**Figure 10.**The snapshot of the system of 37 particles on the lattice of $36\times 36$ lattice sites ($c\simeq 0.029$) after 9000 Monte Carlo simulation steps (MCS) at ${J}_{2,5}=1/2$. The interface lines are parallel to the lattice vectors ${\mathrm{e}}_{i}$.

**Figure 11.**The chemical potential as a function of the concentration at ${J}_{2,5}=0.5$ and several temperatures. The isotherms are shifted in the vertical direction by 3 from each other for clarity. The isotherm at $T=0.1$ is not shifted.

**Figure 12.**Snapshot of the system at $T=0.2$, $\mu =2.6$, ${J}_{2,5}=1/4$ after 8000 MCS. The extra particle (defect) is shown in red. This structure corresponds to the ground state configuration shown in Figure 5.

**Figure 13.**Snapshot of the system at $T=0.3$, $\mu =2.6$, ${J}_{2,5}=1/2$ after 8000 MCS. The additional vacancies (defects) are shown in yellow. This structure corresponds to the ground state configuration shown in the bottom row of Figure 8.

**Figure 14.**Snapshot of the system at $T=0.3$, $\mu =2.6$, ${J}_{2,5}=1/2$ after 8000 MCS. The extra particles and additional vacancies (defects) are shown in red and yellow, respectively. This structure corresponds to the ground state configuration shown in the upper row of Figure 8.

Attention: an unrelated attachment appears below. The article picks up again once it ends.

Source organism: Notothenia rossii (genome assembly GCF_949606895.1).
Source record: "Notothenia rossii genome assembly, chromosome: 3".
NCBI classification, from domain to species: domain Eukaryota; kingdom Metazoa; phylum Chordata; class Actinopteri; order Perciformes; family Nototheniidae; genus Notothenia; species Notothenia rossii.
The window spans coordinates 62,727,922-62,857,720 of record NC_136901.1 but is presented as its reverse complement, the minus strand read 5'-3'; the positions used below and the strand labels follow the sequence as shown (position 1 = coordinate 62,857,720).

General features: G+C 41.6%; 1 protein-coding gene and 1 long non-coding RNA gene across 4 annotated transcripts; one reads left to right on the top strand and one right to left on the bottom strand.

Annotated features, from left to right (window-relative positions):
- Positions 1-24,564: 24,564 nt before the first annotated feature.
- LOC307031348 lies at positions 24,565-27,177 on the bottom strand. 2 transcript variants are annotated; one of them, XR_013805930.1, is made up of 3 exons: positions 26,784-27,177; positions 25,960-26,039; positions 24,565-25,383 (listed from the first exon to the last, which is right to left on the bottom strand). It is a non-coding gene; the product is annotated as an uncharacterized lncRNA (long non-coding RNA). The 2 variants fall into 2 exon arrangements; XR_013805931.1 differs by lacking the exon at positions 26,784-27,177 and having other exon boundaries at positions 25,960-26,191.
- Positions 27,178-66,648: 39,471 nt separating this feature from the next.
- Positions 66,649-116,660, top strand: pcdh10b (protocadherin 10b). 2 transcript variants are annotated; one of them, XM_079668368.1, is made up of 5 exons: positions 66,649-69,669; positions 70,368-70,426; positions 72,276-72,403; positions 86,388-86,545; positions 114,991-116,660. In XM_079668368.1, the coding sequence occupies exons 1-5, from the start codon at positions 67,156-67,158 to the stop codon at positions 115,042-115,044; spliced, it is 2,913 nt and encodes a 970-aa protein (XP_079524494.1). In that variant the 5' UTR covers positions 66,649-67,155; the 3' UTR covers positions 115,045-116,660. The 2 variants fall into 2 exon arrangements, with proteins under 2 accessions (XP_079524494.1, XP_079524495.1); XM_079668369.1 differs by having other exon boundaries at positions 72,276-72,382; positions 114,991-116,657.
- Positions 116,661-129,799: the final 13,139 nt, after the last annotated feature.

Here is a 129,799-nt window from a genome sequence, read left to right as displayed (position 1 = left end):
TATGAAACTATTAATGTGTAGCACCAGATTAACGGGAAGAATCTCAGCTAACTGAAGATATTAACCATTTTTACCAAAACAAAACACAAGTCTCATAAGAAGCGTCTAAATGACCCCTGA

**Figure 15.**The inverse thermodynamic factor as a function of the concentration at ${J}_{2,5}=0.5$ and several temperatures. The curves are shifted in the vertical direction by ${3}^{3n}$ from the lowest one for clarity.

**Figure 16.**The dimensionless specific heat as a function of the concentration at ${J}_{2,5}=0.5$ and several temperatures. The curves are shifted in the vertical direction by ${3}^{3n}$ from the lowest one for clarity.

**Figure 17.**The fine structure of the inverse thermodynamic factor (

**a**) and dimensionless specific heat (

**b**) at $T=0.3$ and ${J}_{2,5}=0.5$ simulated with the reduced chemical potential step $\Delta \mu =0.002$. The scatter of the results characterizes the precision of the simulation.

**Figure 18.**The chemical potential as a function of the concentration at ${J}_{2,5}=0.25$ and several temperatures. The isotherms are shifted in the vertical direction by 3 from each other for clarity. The isotherm at $T=0.1$ is not shifted.

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**MDPI and ACS Style**

Grishina, V.; Vikhrenko, V.; Ciach, A.
Structural and Thermodynamic Peculiarities of Core-Shell Particles at Fluid Interfaces from Triangular Lattice Models. *Entropy* **2020**, *22*, 1215.
https://doi.org/10.3390/e22111215

**AMA Style**

Grishina V, Vikhrenko V, Ciach A.
Structural and Thermodynamic Peculiarities of Core-Shell Particles at Fluid Interfaces from Triangular Lattice Models. *Entropy*. 2020; 22(11):1215.
https://doi.org/10.3390/e22111215

**Chicago/Turabian Style**

Grishina, Vera, Vyacheslav Vikhrenko, and Alina Ciach.
2020. "Structural and Thermodynamic Peculiarities of Core-Shell Particles at Fluid Interfaces from Triangular Lattice Models" *Entropy* 22, no. 11: 1215.
https://doi.org/10.3390/e22111215